And with that, I will call this keeper complete! It accomplishes everything I’ve set out to do:
- It collects all the information that the players and GM would want to see in one screen.
- It streamlines the character creation process by automating choices and input.
- It uses formatting to organize this information in an effective manner.
- It leverages the technological capabilities of Google Sheets.
But the fun doesn’t stop there! We’ve really only begun to scratch the surface of what you can do with online character keepers. This sheet is perfectly functional and not-hideous, but it’s also kind of generic. You don’t have to be a professional graphic designer to put your own visual spin on your keeper. Try using a custom color palette or matching the theme of your design to the game. I’ll show you a couple of quick examples.
- Here’s a variation on this sheet inspired by Material Design principles: https://goo.gl/WKU3TK
- And here’s one made to look like a retro spaceship terminal: https://goo.gl/BWFpqy
I’d like to share a few more awesome examples of character keepers I’ve come across in the Gauntlet. These keepers have been designed from the ground up by their games’ designers. If you want to play around with them and take a peek under the hood, just click File>Make a copy.
Look how @puizlaulo uses multiple columns and merged cells to create grids to his liking for the layout of these keepers. Also check out his use of images and symbols to communicate meaning, aesthetic, and theme:
- Digimon RPG: https://goo.gl/EY4qic
- Melody of a Never-Ending Summer: https://goo.gl/vRGtFQ
- Hope and Despair: https://goo.gl/shFLxi
Be prepared to be blown away by the level of detail in @pawper’s keepers. His Mass Effect sheet is nothing short of a masterpiece, but even the simpler sheet for Colony Farout has some clever techniques: see how he created an embossed effect with colored top and bottom borders? Genius!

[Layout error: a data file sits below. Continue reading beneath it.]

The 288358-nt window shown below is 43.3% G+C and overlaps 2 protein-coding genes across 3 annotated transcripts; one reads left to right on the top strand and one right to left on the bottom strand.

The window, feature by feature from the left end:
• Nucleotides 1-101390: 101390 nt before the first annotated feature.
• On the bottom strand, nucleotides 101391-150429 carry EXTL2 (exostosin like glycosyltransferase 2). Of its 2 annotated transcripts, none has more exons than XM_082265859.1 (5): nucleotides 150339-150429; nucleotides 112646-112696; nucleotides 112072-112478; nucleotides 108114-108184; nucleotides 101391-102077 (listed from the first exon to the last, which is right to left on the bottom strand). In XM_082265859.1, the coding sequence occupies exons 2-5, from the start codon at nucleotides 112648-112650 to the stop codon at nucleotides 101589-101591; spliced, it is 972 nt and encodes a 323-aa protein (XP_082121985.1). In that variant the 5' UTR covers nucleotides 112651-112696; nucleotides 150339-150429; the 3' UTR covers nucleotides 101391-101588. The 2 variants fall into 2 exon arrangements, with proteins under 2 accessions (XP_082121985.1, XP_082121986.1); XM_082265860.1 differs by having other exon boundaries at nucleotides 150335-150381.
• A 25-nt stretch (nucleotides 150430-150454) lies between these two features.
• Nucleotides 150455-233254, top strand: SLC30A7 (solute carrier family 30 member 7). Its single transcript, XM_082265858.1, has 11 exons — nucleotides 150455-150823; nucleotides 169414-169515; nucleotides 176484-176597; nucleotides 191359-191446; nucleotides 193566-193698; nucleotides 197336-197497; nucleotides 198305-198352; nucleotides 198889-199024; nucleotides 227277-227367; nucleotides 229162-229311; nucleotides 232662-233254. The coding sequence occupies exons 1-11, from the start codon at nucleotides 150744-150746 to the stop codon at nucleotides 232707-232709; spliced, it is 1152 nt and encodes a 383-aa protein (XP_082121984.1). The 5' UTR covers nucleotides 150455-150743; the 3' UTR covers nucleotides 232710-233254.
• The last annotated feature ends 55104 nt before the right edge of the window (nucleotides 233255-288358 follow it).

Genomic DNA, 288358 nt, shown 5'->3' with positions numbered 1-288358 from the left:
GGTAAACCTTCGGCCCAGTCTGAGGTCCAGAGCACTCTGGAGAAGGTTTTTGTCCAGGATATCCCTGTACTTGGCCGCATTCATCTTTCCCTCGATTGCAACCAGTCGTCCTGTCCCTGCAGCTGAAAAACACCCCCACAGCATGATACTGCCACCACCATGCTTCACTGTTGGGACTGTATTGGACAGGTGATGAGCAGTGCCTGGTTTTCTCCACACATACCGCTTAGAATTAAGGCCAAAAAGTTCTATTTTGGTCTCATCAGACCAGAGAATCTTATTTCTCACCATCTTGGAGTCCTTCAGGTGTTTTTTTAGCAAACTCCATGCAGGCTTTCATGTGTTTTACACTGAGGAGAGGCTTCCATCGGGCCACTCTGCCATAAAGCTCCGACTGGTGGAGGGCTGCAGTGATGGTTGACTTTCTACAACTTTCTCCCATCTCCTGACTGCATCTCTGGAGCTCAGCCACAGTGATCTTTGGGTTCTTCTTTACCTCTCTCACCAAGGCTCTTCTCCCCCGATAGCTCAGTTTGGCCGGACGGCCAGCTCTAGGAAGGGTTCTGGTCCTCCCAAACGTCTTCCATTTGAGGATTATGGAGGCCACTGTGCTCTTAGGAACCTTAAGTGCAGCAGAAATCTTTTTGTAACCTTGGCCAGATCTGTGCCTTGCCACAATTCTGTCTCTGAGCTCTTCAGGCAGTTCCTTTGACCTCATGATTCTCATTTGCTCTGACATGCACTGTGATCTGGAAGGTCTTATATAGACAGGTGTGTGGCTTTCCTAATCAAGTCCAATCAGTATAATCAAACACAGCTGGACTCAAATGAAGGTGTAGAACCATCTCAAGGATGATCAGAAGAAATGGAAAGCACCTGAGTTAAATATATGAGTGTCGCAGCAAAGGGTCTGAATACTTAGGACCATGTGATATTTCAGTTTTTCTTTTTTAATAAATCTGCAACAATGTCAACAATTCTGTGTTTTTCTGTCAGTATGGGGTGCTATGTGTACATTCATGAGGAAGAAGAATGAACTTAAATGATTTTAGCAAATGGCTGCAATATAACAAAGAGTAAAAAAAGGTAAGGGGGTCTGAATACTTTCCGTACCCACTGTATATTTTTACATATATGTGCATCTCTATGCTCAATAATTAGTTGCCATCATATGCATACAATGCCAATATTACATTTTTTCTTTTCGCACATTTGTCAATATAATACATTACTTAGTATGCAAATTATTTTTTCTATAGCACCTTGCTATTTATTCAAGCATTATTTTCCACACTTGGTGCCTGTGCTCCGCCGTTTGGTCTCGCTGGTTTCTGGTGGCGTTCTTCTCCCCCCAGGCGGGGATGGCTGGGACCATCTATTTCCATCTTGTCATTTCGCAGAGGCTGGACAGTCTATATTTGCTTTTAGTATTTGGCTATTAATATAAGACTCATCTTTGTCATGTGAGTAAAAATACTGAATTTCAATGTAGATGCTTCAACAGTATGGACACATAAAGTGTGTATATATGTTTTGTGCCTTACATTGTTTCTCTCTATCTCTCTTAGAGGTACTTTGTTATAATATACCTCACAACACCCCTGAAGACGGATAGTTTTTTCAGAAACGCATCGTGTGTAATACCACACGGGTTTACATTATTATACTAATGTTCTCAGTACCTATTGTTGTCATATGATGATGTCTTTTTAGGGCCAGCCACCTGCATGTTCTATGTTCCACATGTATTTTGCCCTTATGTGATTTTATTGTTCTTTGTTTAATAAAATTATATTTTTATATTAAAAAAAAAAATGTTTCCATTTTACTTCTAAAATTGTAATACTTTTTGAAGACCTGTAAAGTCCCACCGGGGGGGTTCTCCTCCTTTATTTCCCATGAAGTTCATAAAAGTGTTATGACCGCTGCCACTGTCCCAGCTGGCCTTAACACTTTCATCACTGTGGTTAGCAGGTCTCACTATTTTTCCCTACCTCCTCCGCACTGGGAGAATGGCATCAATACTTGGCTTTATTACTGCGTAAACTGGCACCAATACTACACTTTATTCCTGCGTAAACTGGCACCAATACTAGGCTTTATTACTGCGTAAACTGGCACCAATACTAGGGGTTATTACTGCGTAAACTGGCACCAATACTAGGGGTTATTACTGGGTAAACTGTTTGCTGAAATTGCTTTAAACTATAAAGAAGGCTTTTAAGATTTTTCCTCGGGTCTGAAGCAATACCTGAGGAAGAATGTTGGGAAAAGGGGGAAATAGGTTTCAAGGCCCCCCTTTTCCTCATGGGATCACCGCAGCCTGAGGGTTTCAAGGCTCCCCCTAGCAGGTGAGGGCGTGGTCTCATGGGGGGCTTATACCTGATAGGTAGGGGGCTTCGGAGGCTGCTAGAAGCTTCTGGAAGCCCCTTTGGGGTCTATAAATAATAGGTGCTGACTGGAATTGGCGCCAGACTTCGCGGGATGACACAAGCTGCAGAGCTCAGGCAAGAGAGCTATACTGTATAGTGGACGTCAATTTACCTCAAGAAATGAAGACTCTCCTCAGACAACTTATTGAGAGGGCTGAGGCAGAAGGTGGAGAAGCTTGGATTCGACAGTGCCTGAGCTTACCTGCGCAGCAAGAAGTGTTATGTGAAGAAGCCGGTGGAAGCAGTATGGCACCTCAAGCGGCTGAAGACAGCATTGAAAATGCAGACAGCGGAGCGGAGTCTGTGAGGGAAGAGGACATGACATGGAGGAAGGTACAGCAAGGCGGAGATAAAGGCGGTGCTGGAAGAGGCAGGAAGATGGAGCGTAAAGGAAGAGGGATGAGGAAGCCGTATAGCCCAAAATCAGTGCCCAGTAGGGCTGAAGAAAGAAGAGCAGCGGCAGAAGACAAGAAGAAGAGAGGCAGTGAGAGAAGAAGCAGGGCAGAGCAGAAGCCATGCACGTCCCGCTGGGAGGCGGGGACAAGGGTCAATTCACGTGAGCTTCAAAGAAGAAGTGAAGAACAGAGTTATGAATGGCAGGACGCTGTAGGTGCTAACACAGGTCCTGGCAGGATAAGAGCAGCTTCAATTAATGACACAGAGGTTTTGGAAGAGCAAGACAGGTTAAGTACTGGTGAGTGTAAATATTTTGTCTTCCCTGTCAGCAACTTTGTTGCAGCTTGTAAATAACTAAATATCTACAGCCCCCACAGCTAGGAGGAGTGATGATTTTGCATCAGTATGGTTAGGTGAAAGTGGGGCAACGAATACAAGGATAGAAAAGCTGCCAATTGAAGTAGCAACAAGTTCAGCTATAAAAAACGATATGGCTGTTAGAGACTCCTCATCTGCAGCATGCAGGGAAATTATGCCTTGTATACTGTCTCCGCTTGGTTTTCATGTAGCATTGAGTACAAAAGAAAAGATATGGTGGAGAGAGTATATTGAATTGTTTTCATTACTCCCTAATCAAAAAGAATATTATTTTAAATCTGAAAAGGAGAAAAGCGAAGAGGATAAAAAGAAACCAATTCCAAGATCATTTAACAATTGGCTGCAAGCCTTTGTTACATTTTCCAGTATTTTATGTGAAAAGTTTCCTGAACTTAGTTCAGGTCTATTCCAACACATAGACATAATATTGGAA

- Mass Effect SR-X: https://goo.gl/Pbvjbp
- Colony Farout: https://goo.gl/oJQVSm
- Alone to the Wilds: https://goo.gl/DGXo9K
@nahualrpg does some smart things with this (beta) keeper for Nahual: https://goo.gl/E8RqTa
There’s some automation with data validation, VLOOKUP, checkboxes, and conditional formatting. Notably, each playbook has been given their own column in the keeper, instead of just each character. This allows room for those moves that don’t fit the mold, like the Perro’s Pack, while still maintaining a consistent parallel appearance to each section. If you want to make a more exhaustive automated sheet for a game with more unique playbooks like Masks or The Veil, this might be a good route to take. Also check out the sheet for the Changarro as a good example of how to use Sheets to track other aspects of your game.
Check out the hidden Data tab on Dylan’s World of Dungeons keeper to see how he made the character creation instructions work. Super thoughtful idea and a very clever execution: https://goo.gl/4tMXkX
I’d also like to draw your attention to this game info page that @tgurantz made: https://goo.gl/z6JTmP
Did you know that if you right-click on the sheet name at the bottom you can copy it whole-cloth to another spreadsheet by clicking Copy to...? If you find this info page to be useful, it’s super easy to add it to your existing keepers.
Do you have any more questions about online character keepers? Are you struggling with a particular bit of a keeper you’re working on? Are you proud of one you’ve designed or want to share one that you think is particularly cool? Let me know in the comments below or hit me up on Twitter @michaelgbarford!